Let’s look at the recent information regarding Hawaii virus rates and what experts are saying regarding tourism reopening.
Declining Hawaii COVID-19 Cases
After Hawaii’s August surge in COVID-19 cases, which prompted a response by the U.S. Surgeon General and a second stay-at-home order, the virus load is trending downwards. The positivity rate is also trending below 5%. More importantly, the state’s healthcare system, which was being stretched in part due to a staffing shortage, is in a better position with fewer COVID-19 hospitalizations.
Through September 8, 2020, Hawaii has tallied 10,025 cases, which represents 0.7% of the state’s population. Only approximately 31% of those cases are considered to be recovered.
Oahu has experienced that vast majority of cases. The island’s mayor extended stay-at-home orders for another two weeks through September 23, 2020.
Will the state open tourism with the pre-travel testing program October 1st?
Perhaps Hawaii’s most vocal person throughout this pandemic is Lt. Gov. Josh Green. In an editorial column for the Honolulu Star Advertiser, he outlines his ideas for defeating COVID-19 and the economic impact. He indicates that Hawaii can reopen tourism October 1st with the pre-travel testing program. In another article at the Honolulu Star-Advertiser, he indicates that the pre-arrivals testing plan is ready to go once Gov. Ige approves it. To date, very few details of the pre-travel testing program have been released.
In an article today from The Maui News, Gov. Ige indicates the pre-travel testing program is still on the table, though no timeline was indicated. Here’s that excerpt from The Maui News.
Ige said Tuesday that his administration is still moving toward the launch of its trans-Pacific pretravel testing program. He said they’ve been working on contracts with private partners such as CVS and other pharmacies who could conduct the tests out of state within three days of travelers’ departure. They’ve also been working to update the digital platform for the pretravel testing program.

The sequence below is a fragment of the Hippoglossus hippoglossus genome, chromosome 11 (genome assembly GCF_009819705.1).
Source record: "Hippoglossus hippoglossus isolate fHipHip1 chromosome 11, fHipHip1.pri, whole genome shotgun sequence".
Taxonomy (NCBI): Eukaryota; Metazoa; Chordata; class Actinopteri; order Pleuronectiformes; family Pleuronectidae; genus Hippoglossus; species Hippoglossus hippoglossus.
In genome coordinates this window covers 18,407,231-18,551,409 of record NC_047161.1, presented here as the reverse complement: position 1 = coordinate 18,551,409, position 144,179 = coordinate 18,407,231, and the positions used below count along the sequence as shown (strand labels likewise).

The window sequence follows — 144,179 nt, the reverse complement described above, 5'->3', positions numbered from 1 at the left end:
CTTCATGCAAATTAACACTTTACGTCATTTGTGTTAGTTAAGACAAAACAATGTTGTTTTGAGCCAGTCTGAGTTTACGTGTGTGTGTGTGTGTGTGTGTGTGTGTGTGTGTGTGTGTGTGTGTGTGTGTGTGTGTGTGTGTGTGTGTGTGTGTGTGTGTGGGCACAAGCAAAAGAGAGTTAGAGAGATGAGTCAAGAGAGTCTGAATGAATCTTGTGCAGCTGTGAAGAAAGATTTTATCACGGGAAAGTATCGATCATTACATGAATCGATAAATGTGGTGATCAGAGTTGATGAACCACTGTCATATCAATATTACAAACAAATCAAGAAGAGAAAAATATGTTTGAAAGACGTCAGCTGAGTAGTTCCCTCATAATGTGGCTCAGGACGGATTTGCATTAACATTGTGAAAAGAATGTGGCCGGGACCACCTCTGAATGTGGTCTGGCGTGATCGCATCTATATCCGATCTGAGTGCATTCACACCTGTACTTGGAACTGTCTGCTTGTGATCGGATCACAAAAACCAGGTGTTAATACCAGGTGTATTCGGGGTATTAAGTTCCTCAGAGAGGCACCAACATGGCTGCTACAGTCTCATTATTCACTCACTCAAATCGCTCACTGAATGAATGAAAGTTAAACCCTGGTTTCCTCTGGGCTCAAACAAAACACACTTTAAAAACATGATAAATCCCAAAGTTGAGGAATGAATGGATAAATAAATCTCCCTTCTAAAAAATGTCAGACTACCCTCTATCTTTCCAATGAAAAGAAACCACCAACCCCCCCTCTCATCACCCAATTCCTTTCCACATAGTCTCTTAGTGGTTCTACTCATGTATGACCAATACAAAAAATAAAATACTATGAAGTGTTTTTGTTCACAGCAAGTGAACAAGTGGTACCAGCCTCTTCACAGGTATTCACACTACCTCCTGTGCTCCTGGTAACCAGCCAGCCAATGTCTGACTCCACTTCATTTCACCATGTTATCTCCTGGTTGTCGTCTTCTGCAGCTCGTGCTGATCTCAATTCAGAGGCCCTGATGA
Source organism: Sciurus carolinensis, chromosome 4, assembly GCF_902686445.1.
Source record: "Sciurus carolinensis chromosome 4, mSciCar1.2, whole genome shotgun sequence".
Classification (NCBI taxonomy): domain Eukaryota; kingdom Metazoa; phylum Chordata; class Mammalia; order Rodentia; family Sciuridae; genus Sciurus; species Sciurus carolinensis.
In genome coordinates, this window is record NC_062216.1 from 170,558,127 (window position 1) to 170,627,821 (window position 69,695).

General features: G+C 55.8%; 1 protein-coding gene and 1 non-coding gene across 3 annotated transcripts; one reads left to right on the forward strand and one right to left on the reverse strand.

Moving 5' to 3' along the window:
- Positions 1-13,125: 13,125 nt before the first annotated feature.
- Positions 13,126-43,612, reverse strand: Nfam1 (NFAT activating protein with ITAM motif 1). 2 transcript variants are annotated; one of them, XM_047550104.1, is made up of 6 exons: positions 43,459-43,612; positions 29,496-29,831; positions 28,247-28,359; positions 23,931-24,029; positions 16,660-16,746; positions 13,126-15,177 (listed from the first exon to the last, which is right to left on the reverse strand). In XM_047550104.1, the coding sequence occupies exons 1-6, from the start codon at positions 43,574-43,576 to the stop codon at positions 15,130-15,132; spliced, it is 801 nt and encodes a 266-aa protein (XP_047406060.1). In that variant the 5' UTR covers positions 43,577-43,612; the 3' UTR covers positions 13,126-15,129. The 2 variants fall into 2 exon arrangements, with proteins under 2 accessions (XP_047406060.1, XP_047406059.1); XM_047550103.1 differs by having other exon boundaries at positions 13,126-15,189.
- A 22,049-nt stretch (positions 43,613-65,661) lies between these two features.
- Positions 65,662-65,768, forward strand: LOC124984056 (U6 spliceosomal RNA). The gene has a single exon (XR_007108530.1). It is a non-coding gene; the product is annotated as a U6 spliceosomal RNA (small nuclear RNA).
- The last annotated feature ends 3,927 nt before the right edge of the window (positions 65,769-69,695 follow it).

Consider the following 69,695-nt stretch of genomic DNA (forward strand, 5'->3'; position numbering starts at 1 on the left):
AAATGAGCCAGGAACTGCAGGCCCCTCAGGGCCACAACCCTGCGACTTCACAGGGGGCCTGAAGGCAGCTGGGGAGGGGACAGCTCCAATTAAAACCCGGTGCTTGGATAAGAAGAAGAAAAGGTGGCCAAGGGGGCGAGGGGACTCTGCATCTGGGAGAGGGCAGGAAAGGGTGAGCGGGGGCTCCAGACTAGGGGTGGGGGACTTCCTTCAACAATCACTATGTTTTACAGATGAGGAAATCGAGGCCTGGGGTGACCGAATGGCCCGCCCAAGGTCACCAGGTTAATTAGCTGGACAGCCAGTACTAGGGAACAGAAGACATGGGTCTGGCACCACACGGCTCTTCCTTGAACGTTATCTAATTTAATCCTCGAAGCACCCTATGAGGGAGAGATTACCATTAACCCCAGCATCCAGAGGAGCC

“All of the activities that we need to have in place to enable pretravel testing are moving ahead full steam, because we do know that bringing back our visitors from around the Pacific is fundamentally important to restarting and encouraging our economy.”
Though there appears to be some possible optimism from the governor and lieutenant governor that the pre-travel testing program can begin October 1st, Hawaii hotels announced more pending layoffs and furlough notices last week. That appears to be lost faith in the reopening plans. Sadly, there’s a long list of employers, mostly hospitality-related, who’ve announced Worker Adjustment and Retraining Notifications (WARN).
Even when the state does open tourism, the number of visitors is expected to be a fraction of what it used to be. Prior to the pandemic 30,000 to 35,000 people arrived in the state each day. Per the Honolulu Star-Advertiser, Mufi Hannemann, president and CEO of the Hawaii Lodging and Tourism Association, says he’d be happy if they hit 5,000 a day at the start of reopening. Lt. Gov. Green thinks arrivals could be in the 6,000 to 8,000 per day range.
Officials say that hotels need four to six-weeks notice to reopen. We’re just about three weeks away from October 1st and the pre-arrivals testing plan appears to be in limbo. If everything that’s been stated by industry experts holds true, a October 1st start seems unlikely.
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